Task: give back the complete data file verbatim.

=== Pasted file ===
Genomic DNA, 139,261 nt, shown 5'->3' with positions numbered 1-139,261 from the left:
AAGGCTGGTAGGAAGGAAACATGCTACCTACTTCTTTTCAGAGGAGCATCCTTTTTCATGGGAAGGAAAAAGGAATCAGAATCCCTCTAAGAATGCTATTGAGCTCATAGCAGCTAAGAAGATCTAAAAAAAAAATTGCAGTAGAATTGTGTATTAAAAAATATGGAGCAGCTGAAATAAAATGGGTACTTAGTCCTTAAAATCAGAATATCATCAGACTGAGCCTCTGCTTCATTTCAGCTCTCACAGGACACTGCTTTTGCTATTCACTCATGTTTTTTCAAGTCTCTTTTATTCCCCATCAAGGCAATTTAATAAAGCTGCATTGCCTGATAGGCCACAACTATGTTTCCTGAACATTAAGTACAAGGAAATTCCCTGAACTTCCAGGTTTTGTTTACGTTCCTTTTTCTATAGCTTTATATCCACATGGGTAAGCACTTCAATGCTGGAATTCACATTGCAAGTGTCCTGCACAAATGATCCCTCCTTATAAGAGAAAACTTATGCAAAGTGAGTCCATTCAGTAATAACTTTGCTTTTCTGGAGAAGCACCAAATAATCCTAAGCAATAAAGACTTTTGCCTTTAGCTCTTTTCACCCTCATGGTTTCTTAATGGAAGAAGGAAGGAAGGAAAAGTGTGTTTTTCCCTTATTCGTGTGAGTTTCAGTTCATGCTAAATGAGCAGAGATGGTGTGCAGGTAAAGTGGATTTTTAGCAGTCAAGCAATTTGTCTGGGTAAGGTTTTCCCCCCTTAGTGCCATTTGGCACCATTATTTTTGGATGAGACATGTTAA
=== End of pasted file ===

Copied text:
Genomic DNA, 139,261 nt, shown 5'->3' with positions numbered 1-139,261 from the left:
AAGGCTGGTAGGAAGGAAACATGCTACCTACTTCTTTTCAGAGGAGCATCCTTTTTCATGGGAAGGAAAAAGGAATCAGAATCCCTCTAAGAATGCTATTGAGCTCATAGCAGCTAAGAAGATCTAAAAAAAAAATTGCAGTAGAATTGTGTATTAAAAAATATGGAGCAGCTGAAATAAAATGGGTACTTAGTCCTTAAAATCAGAATATCATCAGACTGAGCCTCTGCTTCATTTCAGCTCTCACAGGACACTGCTTTTGCTATTCACTCATGTTTTTTCAAGTCTCTTTTATTCCCCATCAAGGCAATTTAATAAAGCTGCATTGCCTGATAGGCCACAACTATGTTTCCTGAACATTAAGTACAAGGAAATTCCCTGAACTTCCAGGTTTTGTTTACGTTCCTTTTTCTATAGCTTTATATCCACATGGGTAAGCACTTCAATGCTGGAATTCACATTGCAAGTGTCCTGCACAAATGATCCCTCCTTATAAGAGAAAACTTATGCAAAGTGAGTCCATTCAGTAATAACTTTGCTTTTCTGGAGAAGCACCAAATAATCCTAAGCAATAAAGACTTTTGCCTTTAGCTCTTTTCACCCTCATGGTTTCTTAATGGAAGAAGGAAGGAAGGAAAAGTGTGTTTTTCCCTTATTCGTGTGAGTTTCAGTTCATGCTAAATGAGCAGAGATGGTGTGCAGGTAAAGTGGATTTTTAGCAGTCAAGCAATTTGTCTGGGTAAGGTTTTCCCCCCTTAGTGCCATTTGGCACCATTATTTTTGGATGAGACATGTTAA